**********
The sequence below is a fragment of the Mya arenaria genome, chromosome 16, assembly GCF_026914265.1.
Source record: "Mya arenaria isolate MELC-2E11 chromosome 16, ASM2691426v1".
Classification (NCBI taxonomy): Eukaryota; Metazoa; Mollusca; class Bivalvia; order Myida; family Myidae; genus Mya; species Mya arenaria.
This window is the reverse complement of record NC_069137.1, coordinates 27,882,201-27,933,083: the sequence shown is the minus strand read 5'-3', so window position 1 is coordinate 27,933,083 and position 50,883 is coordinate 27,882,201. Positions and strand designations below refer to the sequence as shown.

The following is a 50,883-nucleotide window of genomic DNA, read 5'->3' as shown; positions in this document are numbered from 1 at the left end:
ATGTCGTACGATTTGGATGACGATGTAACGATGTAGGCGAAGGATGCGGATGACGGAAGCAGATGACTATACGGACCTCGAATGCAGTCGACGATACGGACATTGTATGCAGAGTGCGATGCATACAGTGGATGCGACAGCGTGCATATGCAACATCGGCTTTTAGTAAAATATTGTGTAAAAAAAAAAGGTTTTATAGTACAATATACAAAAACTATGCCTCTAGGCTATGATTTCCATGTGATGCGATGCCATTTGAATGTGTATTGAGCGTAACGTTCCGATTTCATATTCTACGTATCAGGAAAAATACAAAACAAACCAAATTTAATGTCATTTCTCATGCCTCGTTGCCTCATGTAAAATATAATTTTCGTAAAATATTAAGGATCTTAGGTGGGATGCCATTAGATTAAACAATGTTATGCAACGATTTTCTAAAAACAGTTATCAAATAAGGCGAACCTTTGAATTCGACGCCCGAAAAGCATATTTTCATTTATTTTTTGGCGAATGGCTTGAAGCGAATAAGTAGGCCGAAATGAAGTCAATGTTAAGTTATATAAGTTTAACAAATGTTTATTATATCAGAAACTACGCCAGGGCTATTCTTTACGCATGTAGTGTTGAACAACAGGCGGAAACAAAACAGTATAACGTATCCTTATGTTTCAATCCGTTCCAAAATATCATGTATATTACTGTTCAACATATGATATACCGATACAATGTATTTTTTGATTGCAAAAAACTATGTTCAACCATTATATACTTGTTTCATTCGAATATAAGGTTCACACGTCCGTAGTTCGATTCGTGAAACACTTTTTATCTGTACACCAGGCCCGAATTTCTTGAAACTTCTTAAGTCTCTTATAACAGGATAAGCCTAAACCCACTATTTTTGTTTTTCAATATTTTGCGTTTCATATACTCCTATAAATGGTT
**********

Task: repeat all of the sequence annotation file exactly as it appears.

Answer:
The sequence below is a fragment of the Mya arenaria genome, chromosome 16, assembly GCF_026914265.1.
Source record: "Mya arenaria isolate MELC-2E11 chromosome 16, ASM2691426v1".
Classification (NCBI taxonomy): Eukaryota; Metazoa; Mollusca; class Bivalvia; order Myida; family Myidae; genus Mya; species Mya arenaria.
This window is the reverse complement of record NC_069137.1, coordinates 27,882,201-27,933,083: the sequence shown is the minus strand read 5'-3', so window position 1 is coordinate 27,933,083 and position 50,883 is coordinate 27,882,201. Positions and strand designations below refer to the sequence as shown.

The following is a 50,883-nucleotide window of genomic DNA, read 5'->3' as shown; positions in this document are numbered from 1 at the left end:
ATGTCGTACGATTTGGATGACGATGTAACGATGTAGGCGAAGGATGCGGATGACGGAAGCAGATGACTATACGGACCTCGAATGCAGTCGACGATACGGACATTGTATGCAGAGTGCGATGCATACAGTGGATGCGACAGCGTGCATATGCAACATCGGCTTTTAGTAAAATATTGTGTAAAAAAAAAAGGTTTTATAGTACAATATACAAAAACTATGCCTCTAGGCTATGATTTCCATGTGATGCGATGCCATTTGAATGTGTATTGAGCGTAACGTTCCGATTTCATATTCTACGTATCAGGAAAAATACAAAACAAACCAAATTTAATGTCATTTCTCATGCCTCGTTGCCTCATGTAAAATATAATTTTCGTAAAATATTAAGGATCTTAGGTGGGATGCCATTAGATTAAACAATGTTATGCAACGATTTTCTAAAAACAGTTATCAAATAAGGCGAACCTTTGAATTCGACGCCCGAAAAGCATATTTTCATTTATTTTTTGGCGAATGGCTTGAAGCGAATAAGTAGGCCGAAATGAAGTCAATGTTAAGTTATATAAGTTTAACAAATGTTTATTATATCAGAAACTACGCCAGGGCTATTCTTTACGCATGTAGTGTTGAACAACAGGCGGAAACAAAACAGTATAACGTATCCTTATGTTTCAATCCGTTCCAAAATATCATGTATATTACTGTTCAACATATGATATACCGATACAATGTATTTTTTGATTGCAAAAAACTATGTTCAACCATTATATACTTGTTTCATTCGAATATAAGGTTCACACGTCCGTAGTTCGATTCGTGAAACACTTTTTATCTGTACACCAGGCCCGAATTTCTTGAAACTTCTTAAGTCTCTTATAACAGGATAAGCCTAAACCCACTATTTTTGTTTTTCAATATTTTGCGTTTCATATACTCCTATAAATGGTT